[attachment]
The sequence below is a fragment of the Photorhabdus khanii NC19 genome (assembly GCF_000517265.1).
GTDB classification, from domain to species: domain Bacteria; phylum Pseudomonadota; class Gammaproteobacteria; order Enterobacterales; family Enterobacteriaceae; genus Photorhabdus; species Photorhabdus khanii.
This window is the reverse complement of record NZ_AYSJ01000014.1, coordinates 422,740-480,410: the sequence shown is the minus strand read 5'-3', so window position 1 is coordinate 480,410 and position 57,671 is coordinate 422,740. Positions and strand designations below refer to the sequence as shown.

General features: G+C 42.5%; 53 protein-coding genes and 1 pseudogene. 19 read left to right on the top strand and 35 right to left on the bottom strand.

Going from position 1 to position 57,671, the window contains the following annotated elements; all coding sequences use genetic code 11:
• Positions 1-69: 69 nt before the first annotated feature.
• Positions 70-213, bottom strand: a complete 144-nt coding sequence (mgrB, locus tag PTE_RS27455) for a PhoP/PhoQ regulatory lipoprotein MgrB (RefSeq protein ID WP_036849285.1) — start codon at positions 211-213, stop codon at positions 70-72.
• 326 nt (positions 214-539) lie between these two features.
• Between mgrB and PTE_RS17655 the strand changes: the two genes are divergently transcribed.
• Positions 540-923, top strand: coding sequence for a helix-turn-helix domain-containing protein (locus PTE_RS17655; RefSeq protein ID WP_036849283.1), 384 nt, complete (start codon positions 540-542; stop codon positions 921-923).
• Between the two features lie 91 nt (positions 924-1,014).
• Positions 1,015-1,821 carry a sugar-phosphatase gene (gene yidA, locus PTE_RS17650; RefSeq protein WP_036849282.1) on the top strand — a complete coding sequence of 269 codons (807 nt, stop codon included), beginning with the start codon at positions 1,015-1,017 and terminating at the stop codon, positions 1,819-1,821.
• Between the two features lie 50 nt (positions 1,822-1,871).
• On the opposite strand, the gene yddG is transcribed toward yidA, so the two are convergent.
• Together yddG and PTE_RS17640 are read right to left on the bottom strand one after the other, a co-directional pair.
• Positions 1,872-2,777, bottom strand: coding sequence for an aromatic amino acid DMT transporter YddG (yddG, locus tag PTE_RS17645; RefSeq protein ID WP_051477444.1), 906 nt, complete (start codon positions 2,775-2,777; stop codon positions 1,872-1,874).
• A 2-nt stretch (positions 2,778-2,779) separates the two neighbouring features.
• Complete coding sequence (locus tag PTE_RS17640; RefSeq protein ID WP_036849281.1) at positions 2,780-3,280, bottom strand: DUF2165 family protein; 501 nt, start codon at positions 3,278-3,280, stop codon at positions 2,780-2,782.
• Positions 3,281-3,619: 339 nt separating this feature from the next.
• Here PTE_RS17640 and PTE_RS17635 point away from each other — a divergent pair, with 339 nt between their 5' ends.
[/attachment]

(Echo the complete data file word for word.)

The sequence below is a fragment of the Photorhabdus khanii NC19 genome (assembly GCF_000517265.1).
GTDB classification, from domain to species: domain Bacteria; phylum Pseudomonadota; class Gammaproteobacteria; order Enterobacterales; family Enterobacteriaceae; genus Photorhabdus; species Photorhabdus khanii.
This window is the reverse complement of record NZ_AYSJ01000014.1, coordinates 422,740-480,410: the sequence shown is the minus strand read 5'-3', so window position 1 is coordinate 480,410 and position 57,671 is coordinate 422,740. Positions and strand designations below refer to the sequence as shown.

General features: G+C 42.5%; 53 protein-coding genes and 1 pseudogene. 19 read left to right on the top strand and 35 right to left on the bottom strand.

Going from position 1 to position 57,671, the window contains the following annotated elements; all coding sequences use genetic code 11:
• Positions 1-69: 69 nt before the first annotated feature.
• Positions 70-213, bottom strand: a complete 144-nt coding sequence (mgrB, locus tag PTE_RS27455) for a PhoP/PhoQ regulatory lipoprotein MgrB (RefSeq protein ID WP_036849285.1) — start codon at positions 211-213, stop codon at positions 70-72.
• 326 nt (positions 214-539) lie between these two features.
• Between mgrB and PTE_RS17655 the strand changes: the two genes are divergently transcribed.
• Positions 540-923, top strand: coding sequence for a helix-turn-helix domain-containing protein (locus PTE_RS17655; RefSeq protein ID WP_036849283.1), 384 nt, complete (start codon positions 540-542; stop codon positions 921-923).
• Between the two features lie 91 nt (positions 924-1,014).
• Positions 1,015-1,821 carry a sugar-phosphatase gene (gene yidA, locus PTE_RS17650; RefSeq protein WP_036849282.1) on the top strand — a complete coding sequence of 269 codons (807 nt, stop codon included), beginning with the start codon at positions 1,015-1,017 and terminating at the stop codon, positions 1,819-1,821.
• Between the two features lie 50 nt (positions 1,822-1,871).
• On the opposite strand, the gene yddG is transcribed toward yidA, so the two are convergent.
• Together yddG and PTE_RS17640 are read right to left on the bottom strand one after the other, a co-directional pair.
• Positions 1,872-2,777, bottom strand: coding sequence for an aromatic amino acid DMT transporter YddG (yddG, locus tag PTE_RS17645; RefSeq protein ID WP_051477444.1), 906 nt, complete (start codon positions 2,775-2,777; stop codon positions 1,872-1,874).
• A 2-nt stretch (positions 2,778-2,779) separates the two neighbouring features.
• Complete coding sequence (locus tag PTE_RS17640; RefSeq protein ID WP_036849281.1) at positions 2,780-3,280, bottom strand: DUF2165 family protein; 501 nt, start codon at positions 3,278-3,280, stop codon at positions 2,780-2,782.
• Positions 3,281-3,619: 339 nt separating this feature from the next.
• Here PTE_RS17640 and PTE_RS17635 point away from each other — a divergent pair, with 339 nt between their 5' ends.